Mental Health Disparities in Hispanic/Latinx Communities

Dr. Kristyn Gregory

| 4 min read

Dr. Kristyn Gregory, D.O., is a medical director of behavioral health at Blue Cross Blue Shield of Michigan. Dr. Gregory received her medical degree from the Chicago School of Osteopathic Medicine. She then completed residency training in Adult Psychiatry at Henry Ford, and a fellowship in Child and Adolescent Psychiatry at Wayne State University. She is board-certified in Adult, Child and Adolescent Psychiatry. She has practiced in a variety of settings in the metro Detroit area including inpatient, residential, outpatient, school-based and juvenile justice programs.

An estimated one in five American adults live with a mental illness. In 2021, that figure accounted for 57.8 million people. Even though mental illness affects all ages and races, certain racial groups may be disproportionately affected. 
Hispanic/Latinx communities are similarly vulnerable to mental illness as the general population, but they face disparities in both access to and quality of treatment. Hispanic Americans use mental health services at about half the rate of white individuals per year, and more than half of Hispanic young adults ages 18-25 with serious mental illness may not receive treatment,according to the National Alliance on Mental Illness (NAMI).This inequality puts these communities at a higher risk for more severe and persistent forms of mental health conditions because mental health conditions often worsen if they are not treated.

Barriers to care 

A little more than 35% of Hispanic/Latinx adults with mental illness receive treatment each year, compared to the U.S. average of 46.2%. This disparity can be attributed to many unique barriers, including:
  • Lack of cultural competence among providers: Due to cultural differences and/or lack of cultural competency, mental health providers may misunderstand or misdiagnose Hispanic/Latinx patients.
  • Language barriers: Several studies have found that bilingual patients are evaluated differently when interviewed in English as opposed to Spanish. Health-related issues can be tough for anyone to articulate, but it is especially difficult for those who may not speak the same language as their provider.
  • Legal status: For immigrants who arrive without documentation, the fear of deportation can prevent them from seeking help.
  • Poverty: According to NAMI, 17% of Hispanic/Latinx people in the U.S. live in poverty, compared to 8.2% of non-Hispanic whites. Individuals who live in poverty have a higher risk of mental illness and, conversely, individuals with mental illness have a higher risk of living in poverty.
  • Stigma: Some people in the Latinx community view mental illness as a sign of weakness. Others think it’s a personal issue to be kept private. Some people do not seek treatment for mental illness out of fear of being labeled as “locos” (crazy) or bringing shame and unwanted attention to their families.

Tackling barriers to care

Although barriers to care vary among patients, addressing those that specifically affect Hispanic/Latinx communities is possible through some of the following tactics:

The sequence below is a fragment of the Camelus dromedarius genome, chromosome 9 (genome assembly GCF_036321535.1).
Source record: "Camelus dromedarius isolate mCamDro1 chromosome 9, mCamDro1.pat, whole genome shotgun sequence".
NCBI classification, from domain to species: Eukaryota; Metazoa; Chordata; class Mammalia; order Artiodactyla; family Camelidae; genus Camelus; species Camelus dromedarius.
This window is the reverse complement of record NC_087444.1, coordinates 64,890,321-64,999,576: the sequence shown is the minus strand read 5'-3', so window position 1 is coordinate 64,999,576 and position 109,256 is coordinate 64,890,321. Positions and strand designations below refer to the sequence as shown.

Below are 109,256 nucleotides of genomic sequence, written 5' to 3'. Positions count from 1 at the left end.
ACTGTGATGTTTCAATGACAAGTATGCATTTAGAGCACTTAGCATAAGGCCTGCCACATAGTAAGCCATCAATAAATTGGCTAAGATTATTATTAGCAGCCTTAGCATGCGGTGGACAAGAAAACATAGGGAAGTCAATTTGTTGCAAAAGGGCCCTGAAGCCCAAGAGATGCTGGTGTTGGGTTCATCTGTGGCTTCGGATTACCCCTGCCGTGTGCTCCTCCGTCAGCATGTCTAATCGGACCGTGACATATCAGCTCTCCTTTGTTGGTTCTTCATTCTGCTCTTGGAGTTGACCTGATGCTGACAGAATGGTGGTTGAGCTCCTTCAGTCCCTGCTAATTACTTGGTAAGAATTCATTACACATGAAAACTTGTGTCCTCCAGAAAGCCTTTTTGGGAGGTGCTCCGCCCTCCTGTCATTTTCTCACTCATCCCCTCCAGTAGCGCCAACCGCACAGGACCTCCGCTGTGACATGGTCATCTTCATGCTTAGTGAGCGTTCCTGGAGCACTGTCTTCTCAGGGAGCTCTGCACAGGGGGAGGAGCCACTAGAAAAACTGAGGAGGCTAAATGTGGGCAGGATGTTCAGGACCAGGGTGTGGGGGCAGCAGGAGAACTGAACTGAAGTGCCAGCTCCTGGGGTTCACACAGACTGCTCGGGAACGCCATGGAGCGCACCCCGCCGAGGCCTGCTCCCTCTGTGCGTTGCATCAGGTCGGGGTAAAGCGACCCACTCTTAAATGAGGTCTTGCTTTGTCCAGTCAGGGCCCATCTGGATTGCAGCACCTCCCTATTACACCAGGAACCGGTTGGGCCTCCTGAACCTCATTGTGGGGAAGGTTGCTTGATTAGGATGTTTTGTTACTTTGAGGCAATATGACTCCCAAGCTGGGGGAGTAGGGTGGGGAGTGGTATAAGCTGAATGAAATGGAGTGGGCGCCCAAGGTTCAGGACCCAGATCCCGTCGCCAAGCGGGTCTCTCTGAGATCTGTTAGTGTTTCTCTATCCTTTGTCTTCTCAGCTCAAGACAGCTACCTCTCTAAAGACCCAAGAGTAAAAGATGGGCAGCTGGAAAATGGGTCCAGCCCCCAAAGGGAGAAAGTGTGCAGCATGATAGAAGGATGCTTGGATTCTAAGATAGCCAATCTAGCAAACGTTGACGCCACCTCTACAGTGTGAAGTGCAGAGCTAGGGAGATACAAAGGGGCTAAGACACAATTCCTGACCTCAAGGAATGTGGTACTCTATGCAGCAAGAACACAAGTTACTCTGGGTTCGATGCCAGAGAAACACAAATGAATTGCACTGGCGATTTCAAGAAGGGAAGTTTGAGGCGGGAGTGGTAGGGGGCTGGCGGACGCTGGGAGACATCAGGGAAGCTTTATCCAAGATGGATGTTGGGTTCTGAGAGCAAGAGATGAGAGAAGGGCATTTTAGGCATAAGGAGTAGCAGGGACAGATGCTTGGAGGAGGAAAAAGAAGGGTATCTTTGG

• Changing the primary care setting: By changing the primary care practice to evaluate a patient’s mental health, providers are better able to identify the need for mental health care during regular check-ups. Doctors can also discuss preventive care as it relates to mental health, whether it’s reducing stress, exercising, or simply recognizing possible signs of poor mental health.
  • Expanding the network: Health care coverage must be inclusive of doctors, hospitals and clinics serving minority groups.
  • Promoting diversity: Understanding different cultures and exploring cultural identity may offer important information to tailor the mental health treatment of Hispanic/Latinx clients or patients. Culture plays a major role in a person’s health and well-being and may sometimes affect the provider’s ability to best serve their patient’s needs, and it’s important to recognize that.
  • Raising awareness: Mental illness affects everyone differently, and there is no one-size-fits-all diagnosis or treatment. With the help of a primary care physician, patients within every community can learn how to successfully manage their mental health for the long run.

Finding free or low-cost mental health care

Quality, affordable care is available to those with limited resources. Individuals without insurance can access free or low-cost mental health services through the following:
  • Community mental health: Michigan Department of Health and Human Services oversees community-based programs located in counties throughout the state.
  • Federally Qualified Health Centers: These facilities provide health care for people with mild to moderate mental illness. 
  • Free or low-cost care locations: This Help with Care directory lists local free or low-cost facilities that provide dental and behavioral services. It’s a regional directory that can be downloaded or ordered by mail, at no charge.
  • Safety net clinics: Many statewide clinics connected to non-profits, community organizations and faith groups can offer mental health services or patient referrals. For more information, click here.
For more information on health insurance in Michigan, visit https://mi211.org/. A person can also call 844-875-9211, dial 211 or text their zip code to 898211.
Kristyn Gregory, D.O., is medical director of behavioral health at Blue Cross Blue Shield of Michigan. For more health news and information, visit MIBluesPerspectives.com.
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Photo credit: Getty Images

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